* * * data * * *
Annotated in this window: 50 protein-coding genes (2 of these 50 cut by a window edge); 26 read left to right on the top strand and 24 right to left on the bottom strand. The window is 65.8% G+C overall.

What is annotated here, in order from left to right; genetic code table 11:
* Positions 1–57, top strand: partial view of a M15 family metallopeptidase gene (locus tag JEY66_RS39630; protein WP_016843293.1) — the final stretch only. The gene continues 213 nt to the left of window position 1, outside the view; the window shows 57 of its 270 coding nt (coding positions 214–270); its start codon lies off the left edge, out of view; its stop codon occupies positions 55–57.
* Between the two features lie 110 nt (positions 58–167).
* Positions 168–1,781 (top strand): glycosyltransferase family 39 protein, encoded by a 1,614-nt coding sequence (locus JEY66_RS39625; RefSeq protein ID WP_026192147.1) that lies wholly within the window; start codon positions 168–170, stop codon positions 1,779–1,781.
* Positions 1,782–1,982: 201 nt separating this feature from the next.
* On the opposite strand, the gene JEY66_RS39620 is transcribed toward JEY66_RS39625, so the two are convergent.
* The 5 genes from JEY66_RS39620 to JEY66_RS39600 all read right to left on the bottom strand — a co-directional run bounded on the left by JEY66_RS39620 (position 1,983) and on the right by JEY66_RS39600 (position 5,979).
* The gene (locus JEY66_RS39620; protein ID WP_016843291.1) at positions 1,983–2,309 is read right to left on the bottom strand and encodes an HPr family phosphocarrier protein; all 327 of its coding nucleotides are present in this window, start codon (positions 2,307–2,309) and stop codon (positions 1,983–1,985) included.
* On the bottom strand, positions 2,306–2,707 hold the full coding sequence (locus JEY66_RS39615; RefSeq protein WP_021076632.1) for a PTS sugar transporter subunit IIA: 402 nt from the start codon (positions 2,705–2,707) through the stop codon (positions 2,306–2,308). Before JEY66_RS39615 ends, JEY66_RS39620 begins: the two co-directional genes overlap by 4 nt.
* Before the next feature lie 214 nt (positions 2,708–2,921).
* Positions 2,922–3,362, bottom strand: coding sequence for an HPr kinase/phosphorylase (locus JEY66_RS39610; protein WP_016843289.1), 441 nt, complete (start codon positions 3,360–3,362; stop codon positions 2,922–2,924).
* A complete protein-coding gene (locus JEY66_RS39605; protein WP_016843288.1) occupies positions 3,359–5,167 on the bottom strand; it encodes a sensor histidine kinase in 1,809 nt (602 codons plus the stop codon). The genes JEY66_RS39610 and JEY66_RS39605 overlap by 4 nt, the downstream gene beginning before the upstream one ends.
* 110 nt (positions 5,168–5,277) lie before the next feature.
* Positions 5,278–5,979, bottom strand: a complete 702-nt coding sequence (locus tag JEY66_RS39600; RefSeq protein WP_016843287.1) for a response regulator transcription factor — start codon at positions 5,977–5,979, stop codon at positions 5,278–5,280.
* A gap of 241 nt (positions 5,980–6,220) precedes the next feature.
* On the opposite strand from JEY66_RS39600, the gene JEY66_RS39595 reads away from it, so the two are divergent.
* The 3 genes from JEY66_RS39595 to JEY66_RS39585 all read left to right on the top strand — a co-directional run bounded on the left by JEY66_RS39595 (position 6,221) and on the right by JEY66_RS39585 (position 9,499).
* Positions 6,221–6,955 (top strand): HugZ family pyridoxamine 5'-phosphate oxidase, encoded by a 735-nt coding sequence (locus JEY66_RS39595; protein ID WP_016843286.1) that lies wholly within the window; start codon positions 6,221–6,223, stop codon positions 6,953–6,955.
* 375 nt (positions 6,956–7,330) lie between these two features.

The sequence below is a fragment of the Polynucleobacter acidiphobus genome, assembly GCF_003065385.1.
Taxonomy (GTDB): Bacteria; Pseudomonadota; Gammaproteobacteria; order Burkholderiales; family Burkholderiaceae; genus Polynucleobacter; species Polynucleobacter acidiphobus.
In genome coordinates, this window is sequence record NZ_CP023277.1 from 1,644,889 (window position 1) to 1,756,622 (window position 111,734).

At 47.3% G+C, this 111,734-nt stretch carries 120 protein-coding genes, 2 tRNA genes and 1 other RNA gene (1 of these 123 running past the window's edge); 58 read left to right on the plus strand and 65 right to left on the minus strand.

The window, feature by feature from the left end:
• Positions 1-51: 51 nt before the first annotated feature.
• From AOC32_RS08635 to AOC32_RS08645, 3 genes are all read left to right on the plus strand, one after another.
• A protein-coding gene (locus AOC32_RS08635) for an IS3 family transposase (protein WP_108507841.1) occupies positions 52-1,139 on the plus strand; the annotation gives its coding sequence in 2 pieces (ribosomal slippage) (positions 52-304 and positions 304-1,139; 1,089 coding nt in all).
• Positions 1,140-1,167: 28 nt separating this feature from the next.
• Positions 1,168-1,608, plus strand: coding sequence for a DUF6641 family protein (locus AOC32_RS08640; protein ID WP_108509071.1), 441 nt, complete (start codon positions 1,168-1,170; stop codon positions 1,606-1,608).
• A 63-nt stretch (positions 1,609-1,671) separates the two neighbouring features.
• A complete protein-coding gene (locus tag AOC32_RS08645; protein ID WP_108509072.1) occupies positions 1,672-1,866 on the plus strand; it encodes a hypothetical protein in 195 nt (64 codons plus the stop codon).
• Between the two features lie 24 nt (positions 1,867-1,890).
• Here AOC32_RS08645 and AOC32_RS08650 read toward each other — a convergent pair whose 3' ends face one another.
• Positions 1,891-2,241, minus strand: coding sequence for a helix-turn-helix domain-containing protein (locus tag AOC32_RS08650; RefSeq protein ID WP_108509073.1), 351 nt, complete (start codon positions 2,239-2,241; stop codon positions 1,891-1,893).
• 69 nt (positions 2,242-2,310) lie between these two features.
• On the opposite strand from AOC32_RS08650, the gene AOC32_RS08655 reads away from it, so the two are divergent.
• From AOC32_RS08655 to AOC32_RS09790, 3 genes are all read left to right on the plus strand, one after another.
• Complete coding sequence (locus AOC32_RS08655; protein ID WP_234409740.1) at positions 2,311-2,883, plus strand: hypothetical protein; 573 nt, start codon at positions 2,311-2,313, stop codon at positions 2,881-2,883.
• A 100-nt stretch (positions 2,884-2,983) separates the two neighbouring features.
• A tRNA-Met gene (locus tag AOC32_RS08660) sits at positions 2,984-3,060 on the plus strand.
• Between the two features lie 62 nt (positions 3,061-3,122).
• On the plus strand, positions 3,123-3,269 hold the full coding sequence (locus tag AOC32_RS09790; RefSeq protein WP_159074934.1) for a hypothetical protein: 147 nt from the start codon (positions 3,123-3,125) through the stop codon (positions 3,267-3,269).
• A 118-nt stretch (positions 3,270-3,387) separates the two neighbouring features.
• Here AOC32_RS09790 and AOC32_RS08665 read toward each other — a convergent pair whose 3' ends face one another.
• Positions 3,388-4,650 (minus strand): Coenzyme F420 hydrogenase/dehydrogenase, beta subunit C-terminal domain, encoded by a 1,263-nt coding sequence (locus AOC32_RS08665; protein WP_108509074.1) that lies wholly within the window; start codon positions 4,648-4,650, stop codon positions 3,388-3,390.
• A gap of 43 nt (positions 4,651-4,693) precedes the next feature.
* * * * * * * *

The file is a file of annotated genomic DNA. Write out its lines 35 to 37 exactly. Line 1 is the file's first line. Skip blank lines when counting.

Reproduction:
• Positions 1,891-2,241, minus strand: coding sequence for a helix-turn-helix domain-containing protein (locus tag AOC32_RS08650; RefSeq protein ID WP_108509073.1), 351 nt, complete (start codon positions 2,239-2,241; stop codon positions 1,891-1,893).
• 69 nt (positions 2,242-2,310) lie between these two features.
• On the opposite strand from AOC32_RS08650, the gene AOC32_RS08655 reads away from it, so the two are divergent.